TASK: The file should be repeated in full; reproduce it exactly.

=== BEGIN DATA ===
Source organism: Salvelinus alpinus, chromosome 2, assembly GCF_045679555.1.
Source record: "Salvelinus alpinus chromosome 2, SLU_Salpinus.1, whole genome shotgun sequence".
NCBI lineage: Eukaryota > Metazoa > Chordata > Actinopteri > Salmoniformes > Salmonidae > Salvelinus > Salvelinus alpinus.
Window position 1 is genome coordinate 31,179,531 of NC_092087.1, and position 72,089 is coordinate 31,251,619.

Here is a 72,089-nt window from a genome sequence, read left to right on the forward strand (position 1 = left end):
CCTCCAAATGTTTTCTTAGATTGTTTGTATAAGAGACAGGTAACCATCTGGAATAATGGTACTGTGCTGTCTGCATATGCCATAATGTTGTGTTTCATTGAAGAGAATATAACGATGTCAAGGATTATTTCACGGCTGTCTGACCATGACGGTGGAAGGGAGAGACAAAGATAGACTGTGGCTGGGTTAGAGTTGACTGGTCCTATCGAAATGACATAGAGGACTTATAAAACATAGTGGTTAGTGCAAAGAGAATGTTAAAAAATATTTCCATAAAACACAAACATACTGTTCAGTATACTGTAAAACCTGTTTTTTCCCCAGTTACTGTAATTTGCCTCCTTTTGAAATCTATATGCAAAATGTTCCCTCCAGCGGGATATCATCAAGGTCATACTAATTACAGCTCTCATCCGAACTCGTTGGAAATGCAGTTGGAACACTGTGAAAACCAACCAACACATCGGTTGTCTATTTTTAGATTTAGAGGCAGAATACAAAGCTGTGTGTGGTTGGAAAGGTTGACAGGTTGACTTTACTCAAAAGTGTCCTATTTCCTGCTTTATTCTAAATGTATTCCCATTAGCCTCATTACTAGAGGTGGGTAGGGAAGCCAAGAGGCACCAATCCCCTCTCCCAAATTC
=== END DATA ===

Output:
Source organism: Salvelinus alpinus, chromosome 2, assembly GCF_045679555.1.
Source record: "Salvelinus alpinus chromosome 2, SLU_Salpinus.1, whole genome shotgun sequence".
NCBI lineage: Eukaryota > Metazoa > Chordata > Actinopteri > Salmoniformes > Salmonidae > Salvelinus > Salvelinus alpinus.
Window position 1 is genome coordinate 31,179,531 of NC_092087.1, and position 72,089 is coordinate 31,251,619.

Here is a 72,089-nt window from a genome sequence, read left to right on the forward strand (position 1 = left end):
CCTCCAAATGTTTTCTTAGATTGTTTGTATAAGAGACAGGTAACCATCTGGAATAATGGTACTGTGCTGTCTGCATATGCCATAATGTTGTGTTTCATTGAAGAGAATATAACGATGTCAAGGATTATTTCACGGCTGTCTGACCATGACGGTGGAAGGGAGAGACAAAGATAGACTGTGGCTGGGTTAGAGTTGACTGGTCCTATCGAAATGACATAGAGGACTTATAAAACATAGTGGTTAGTGCAAAGAGAATGTTAAAAAATATTTCCATAAAACACAAACATACTGTTCAGTATACTGTAAAACCTGTTTTTTCCCCAGTTACTGTAATTTGCCTCCTTTTGAAATCTATATGCAAAATGTTCCCTCCAGCGGGATATCATCAAGGTCATACTAATTACAGCTCTCATCCGAACTCGTTGGAAATGCAGTTGGAACACTGTGAAAACCAACCAACACATCGGTTGTCTATTTTTAGATTTAGAGGCAGAATACAAAGCTGTGTGTGGTTGGAAAGGTTGACAGGTTGACTTTACTCAAAAGTGTCCTATTTCCTGCTTTATTCTAAATGTATTCCCATTAGCCTCATTACTAGAGGTGGGTAGGGAAGCCAAGAGGCACCAATCCCCTCTCCCAAATTC